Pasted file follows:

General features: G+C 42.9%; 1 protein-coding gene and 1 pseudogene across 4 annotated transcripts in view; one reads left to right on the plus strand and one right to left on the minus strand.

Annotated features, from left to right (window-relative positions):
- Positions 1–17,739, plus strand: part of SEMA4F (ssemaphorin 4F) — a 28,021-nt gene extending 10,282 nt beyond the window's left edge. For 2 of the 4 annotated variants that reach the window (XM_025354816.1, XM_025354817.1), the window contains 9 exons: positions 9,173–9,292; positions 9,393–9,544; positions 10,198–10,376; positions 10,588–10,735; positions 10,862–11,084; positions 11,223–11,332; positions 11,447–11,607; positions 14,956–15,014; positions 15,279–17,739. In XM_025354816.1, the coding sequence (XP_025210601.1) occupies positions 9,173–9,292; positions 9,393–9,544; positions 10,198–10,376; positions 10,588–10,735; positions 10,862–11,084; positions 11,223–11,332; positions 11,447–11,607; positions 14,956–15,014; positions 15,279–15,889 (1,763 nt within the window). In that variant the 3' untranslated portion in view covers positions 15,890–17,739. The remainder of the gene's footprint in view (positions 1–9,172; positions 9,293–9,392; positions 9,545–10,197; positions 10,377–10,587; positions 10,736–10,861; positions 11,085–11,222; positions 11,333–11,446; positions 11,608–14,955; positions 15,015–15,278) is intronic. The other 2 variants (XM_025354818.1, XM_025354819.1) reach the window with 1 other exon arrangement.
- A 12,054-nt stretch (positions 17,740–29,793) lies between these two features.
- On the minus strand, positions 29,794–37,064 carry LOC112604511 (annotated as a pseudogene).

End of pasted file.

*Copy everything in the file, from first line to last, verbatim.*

General features: G+C 42.9%; 1 protein-coding gene and 1 pseudogene across 4 annotated transcripts in view; one reads left to right on the plus strand and one right to left on the minus strand.

Annotated features, from left to right (window-relative positions):
- Positions 1–17,739, plus strand: part of SEMA4F (ssemaphorin 4F) — a 28,021-nt gene extending 10,282 nt beyond the window's left edge. For 2 of the 4 annotated variants that reach the window (XM_025354816.1, XM_025354817.1), the window contains 9 exons: positions 9,173–9,292; positions 9,393–9,544; positions 10,198–10,376; positions 10,588–10,735; positions 10,862–11,084; positions 11,223–11,332; positions 11,447–11,607; positions 14,956–15,014; positions 15,279–17,739. In XM_025354816.1, the coding sequence (XP_025210601.1) occupies positions 9,173–9,292; positions 9,393–9,544; positions 10,198–10,376; positions 10,588–10,735; positions 10,862–11,084; positions 11,223–11,332; positions 11,447–11,607; positions 14,956–15,014; positions 15,279–15,889 (1,763 nt within the window). In that variant the 3' untranslated portion in view covers positions 15,890–17,739. The remainder of the gene's footprint in view (positions 1–9,172; positions 9,293–9,392; positions 9,545–10,197; positions 10,377–10,587; positions 10,736–10,861; positions 11,085–11,222; positions 11,333–11,446; positions 11,608–14,955; positions 15,015–15,278) is intronic. The other 2 variants (XM_025354818.1, XM_025354819.1) reach the window with 1 other exon arrangement.
- A 12,054-nt stretch (positions 17,740–29,793) lies between these two features.
- On the minus strand, positions 29,794–37,064 carry LOC112604511 (annotated as a pseudogene).